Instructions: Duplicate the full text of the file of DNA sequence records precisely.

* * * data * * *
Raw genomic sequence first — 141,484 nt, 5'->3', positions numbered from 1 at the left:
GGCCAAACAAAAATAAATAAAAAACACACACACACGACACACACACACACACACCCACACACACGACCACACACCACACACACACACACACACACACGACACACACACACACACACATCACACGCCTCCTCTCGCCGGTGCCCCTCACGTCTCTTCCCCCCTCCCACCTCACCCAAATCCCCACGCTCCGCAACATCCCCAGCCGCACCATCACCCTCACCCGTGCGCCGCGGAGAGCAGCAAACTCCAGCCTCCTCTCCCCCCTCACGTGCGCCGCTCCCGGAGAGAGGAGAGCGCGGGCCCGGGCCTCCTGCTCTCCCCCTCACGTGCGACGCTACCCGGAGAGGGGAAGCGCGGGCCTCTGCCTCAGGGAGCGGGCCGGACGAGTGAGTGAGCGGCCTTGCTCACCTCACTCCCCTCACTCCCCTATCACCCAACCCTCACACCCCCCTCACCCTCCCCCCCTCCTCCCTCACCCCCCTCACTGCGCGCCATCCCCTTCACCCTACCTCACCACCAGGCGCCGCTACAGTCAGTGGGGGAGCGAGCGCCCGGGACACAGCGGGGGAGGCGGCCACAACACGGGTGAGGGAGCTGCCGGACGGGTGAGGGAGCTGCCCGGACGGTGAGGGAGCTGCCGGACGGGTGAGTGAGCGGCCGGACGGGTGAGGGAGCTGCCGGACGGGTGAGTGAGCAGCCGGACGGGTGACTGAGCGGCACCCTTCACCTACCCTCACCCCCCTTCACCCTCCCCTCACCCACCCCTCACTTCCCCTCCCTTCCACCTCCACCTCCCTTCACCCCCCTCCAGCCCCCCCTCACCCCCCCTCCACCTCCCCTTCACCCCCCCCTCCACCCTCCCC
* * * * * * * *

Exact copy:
Raw genomic sequence first — 141,484 nt, 5'->3', positions numbered from 1 at the left:
GGCCAAACAAAAATAAATAAAAAACACACACACACGACACACACACACACACACCCACACACACGACCACACACCACACACACACACACACACACACGACACACACACACACACACATCACACGCCTCCTCTCGCCGGTGCCCCTCACGTCTCTTCCCCCCTCCCACCTCACCCAAATCCCCACGCTCCGCAACATCCCCAGCCGCACCATCACCCTCACCCGTGCGCCGCGGAGAGCAGCAAACTCCAGCCTCCTCTCCCCCCTCACGTGCGCCGCTCCCGGAGAGAGGAGAGCGCGGGCCCGGGCCTCCTGCTCTCCCCCTCACGTGCGACGCTACCCGGAGAGGGGAAGCGCGGGCCTCTGCCTCAGGGAGCGGGCCGGACGAGTGAGTGAGCGGCCTTGCTCACCTCACTCCCCTCACTCCCCTATCACCCAACCCTCACACCCCCCTCACCCTCCCCCCCTCCTCCCTCACCCCCCTCACTGCGCGCCATCCCCTTCACCCTACCTCACCACCAGGCGCCGCTACAGTCAGTGGGGGAGCGAGCGCCCGGGACACAGCGGGGGAGGCGGCCACAACACGGGTGAGGGAGCTGCCGGACGGGTGAGGGAGCTGCCCGGACGGTGAGGGAGCTGCCGGACGGGTGAGTGAGCGGCCGGACGGGTGAGGGAGCTGCCGGACGGGTGAGTGAGCAGCCGGACGGGTGACTGAGCGGCACCCTTCACCTACCCTCACCCCCCTTCACCCTCCCCTCACCCACCCCTCACTTCCCCTCCCTTCCACCTCCACCTCCCTTCACCCCCCTCCAGCCCCCCCTCACCCCCCCTCCACCTCCCCTTCACCCCCCCCTCCACCCTCCCC